Some of Africa’s best-known musicians are working together to fight famine and pressure their governments, accused of standing by while millions on the continent face starvation, to pitch in.
Africans Act 4 Africa, launched today, aims to put pressure on African governments to fund relief for a crisis on their own turf. The group’s organizers hope to raise awareness through social media and media coverage, prompting leaders to step up to help the 12 million Kenyans, Somalis, and Ethiopians urgently needing food aid.
Sara Mitaru, the organizer and a well-known Kenyan singer-songwriter, called, texted, Tweeted, and Facebooked her network of fellow musicians in countries as far apart as South Africa and Nigeria, calling for their participation.
Kenyan acts Nameless, Juliani, and Sauti Sol are being joined by P-Square and Asa from Nigeria and Tanzanian poet Maya Wegeris on the line-up. Youssou N’Dour from Senegal has indicated to organizers that he is interested in being involved.
“The response has been overwhelming, like nothing I have seen in Africa for the last ten years,” she said. “Everyone’s response has been the same, they want to be involved. We all agree that it is completely and utterly wrong for people here to be dying, when we have the power to change that.”
The United Nations says more than $1.3 billion is still needed for its $2.4 billion appeal for the Horn of Africa.
Africa’s own governments barely feature on the UN Office for Coordination of Humanitarian Affairs’ table of donors, led by the United States with more than $545 million in committed funds.
South Africa, Africa’s richest nation, has given $150,000 and promised another $850,000. Sudan has sent $2.5 million, Namibia $500,000, and Botswana a little less. Kenya and Ethiopia, affected by the drought, are using their own money internally. But from the remaining 48 countries in Africa, there has been nothing.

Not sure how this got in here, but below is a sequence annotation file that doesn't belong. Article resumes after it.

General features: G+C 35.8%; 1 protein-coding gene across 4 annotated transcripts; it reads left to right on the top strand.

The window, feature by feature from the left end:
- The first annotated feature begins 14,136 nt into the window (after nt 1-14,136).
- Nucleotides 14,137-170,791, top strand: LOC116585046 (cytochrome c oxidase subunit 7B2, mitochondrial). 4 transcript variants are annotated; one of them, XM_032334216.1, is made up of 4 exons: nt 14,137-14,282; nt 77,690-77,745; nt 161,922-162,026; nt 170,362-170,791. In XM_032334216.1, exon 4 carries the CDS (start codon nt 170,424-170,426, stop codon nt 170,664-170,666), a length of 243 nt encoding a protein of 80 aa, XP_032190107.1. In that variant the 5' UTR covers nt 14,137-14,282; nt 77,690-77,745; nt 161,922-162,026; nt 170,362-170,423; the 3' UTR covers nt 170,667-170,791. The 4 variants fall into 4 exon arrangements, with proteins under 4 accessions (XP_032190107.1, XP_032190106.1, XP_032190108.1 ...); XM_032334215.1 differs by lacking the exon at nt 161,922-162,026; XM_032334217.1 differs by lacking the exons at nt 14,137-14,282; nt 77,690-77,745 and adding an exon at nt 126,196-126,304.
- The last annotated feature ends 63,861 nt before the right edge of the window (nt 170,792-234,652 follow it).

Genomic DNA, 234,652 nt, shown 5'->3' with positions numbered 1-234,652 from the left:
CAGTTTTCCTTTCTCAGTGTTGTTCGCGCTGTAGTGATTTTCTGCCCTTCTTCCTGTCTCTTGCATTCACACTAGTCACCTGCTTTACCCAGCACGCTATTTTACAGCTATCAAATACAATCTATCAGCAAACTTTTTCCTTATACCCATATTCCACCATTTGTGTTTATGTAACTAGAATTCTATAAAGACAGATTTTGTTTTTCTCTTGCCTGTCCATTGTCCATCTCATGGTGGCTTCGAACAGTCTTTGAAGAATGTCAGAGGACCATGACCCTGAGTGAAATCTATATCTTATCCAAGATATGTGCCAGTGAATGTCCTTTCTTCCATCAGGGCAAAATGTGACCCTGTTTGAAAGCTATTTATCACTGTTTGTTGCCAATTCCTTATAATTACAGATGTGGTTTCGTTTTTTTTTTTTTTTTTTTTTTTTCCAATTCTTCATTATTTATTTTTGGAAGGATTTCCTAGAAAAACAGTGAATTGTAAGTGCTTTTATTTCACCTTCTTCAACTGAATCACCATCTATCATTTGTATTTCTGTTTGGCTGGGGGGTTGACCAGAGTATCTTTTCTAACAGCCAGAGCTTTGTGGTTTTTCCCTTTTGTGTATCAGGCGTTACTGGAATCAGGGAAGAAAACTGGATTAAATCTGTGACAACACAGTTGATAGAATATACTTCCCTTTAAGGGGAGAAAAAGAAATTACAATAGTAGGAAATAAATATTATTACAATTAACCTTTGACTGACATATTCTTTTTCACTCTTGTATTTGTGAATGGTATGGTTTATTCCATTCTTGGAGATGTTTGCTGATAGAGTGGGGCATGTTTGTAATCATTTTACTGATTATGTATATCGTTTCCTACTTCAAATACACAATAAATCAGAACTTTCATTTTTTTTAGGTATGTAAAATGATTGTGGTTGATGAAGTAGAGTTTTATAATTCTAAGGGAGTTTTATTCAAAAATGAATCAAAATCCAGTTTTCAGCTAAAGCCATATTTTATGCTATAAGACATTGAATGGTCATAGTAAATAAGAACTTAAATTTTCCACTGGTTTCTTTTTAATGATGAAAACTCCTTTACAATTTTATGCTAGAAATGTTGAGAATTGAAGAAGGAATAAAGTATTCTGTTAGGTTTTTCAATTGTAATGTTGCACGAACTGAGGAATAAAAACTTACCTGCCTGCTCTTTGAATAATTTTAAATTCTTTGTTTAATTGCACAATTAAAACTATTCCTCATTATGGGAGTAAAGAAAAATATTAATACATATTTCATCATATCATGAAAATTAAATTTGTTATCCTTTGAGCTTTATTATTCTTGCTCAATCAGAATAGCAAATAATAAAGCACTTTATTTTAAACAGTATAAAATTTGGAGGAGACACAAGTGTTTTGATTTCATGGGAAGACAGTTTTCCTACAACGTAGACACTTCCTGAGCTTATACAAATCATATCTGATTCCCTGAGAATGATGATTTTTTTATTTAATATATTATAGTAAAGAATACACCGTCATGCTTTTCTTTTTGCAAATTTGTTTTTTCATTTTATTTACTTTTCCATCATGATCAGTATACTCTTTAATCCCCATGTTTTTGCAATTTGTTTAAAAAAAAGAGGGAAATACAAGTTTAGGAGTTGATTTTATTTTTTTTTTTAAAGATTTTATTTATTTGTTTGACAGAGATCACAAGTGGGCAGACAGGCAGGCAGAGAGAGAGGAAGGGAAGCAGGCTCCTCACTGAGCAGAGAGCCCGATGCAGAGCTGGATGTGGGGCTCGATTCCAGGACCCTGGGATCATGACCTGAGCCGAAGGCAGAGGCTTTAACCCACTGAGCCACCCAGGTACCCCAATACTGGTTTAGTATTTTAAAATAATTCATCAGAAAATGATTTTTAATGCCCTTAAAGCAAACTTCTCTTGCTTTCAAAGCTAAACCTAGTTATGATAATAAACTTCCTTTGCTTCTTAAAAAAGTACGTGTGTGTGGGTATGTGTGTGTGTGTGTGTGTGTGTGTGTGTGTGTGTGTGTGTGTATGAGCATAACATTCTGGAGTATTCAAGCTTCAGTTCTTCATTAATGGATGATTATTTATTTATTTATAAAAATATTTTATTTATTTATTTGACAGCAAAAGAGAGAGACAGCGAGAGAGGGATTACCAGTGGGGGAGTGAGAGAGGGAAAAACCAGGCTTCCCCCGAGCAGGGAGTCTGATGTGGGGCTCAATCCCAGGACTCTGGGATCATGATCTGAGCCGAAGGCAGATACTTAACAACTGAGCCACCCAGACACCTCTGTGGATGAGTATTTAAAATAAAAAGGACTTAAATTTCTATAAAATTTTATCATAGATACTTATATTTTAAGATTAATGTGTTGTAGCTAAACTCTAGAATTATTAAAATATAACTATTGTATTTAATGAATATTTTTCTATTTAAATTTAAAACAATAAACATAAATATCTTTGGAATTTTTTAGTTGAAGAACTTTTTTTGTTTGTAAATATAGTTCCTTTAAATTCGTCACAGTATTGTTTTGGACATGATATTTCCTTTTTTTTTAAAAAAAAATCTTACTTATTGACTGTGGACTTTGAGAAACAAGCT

“That is simply unacceptable,” said Ms. Mitaru.
A fundraising conference hosted by the African Union is planned for Aug. 25. Aid agencies hope African political leaders will give generously and agree to a timetable of long-term investments to prevent future droughts from turning as disastrous as the current one.
Irungu Houghton, Pan-Africa Director for Oxfam, one of a dozen organizations involved with Africans Act 4 Africa, said that the response so far had been “wholly inadequate.”
“That’s why this campaign is so important,” he said. “It’s a powerful way of showing our leaders that there are issues which are not domestic, but which still require their action. …This is a pan-African crisis and the government of Nigeria [which has yet to contribute to famine relief], for example, should help even though the people affected are not the ones voting for you as a Nigerian politician.”
The campaign – which has a Facebook group page, a YouTube video, and is on Twitter at @africansact – follows Kenyans4Kenya, which has raised via a text message hotline more than $2 million from individual donations, averaging $3 each, since it launched less than three weeks ago. Kenyan firms have pledged another $4 million to the pot.
Africans Act 4 Africa aims to spread this clear grassroots desire to help across the continent. Participants are discussing the possibility of scripting and scoring a single to be released to raise funds for the drought, much in the way that Band Aid 27 years ago gathered Western musicians to fight Ethiopia’s famine of 1984-85.
“We have seen those benefit concerts before, and we’re all saying to ourselves, we fill concerts, we have our fans, why do we not do this ourselves, for the people on our continent who are dying?” Ms. Mitaru said.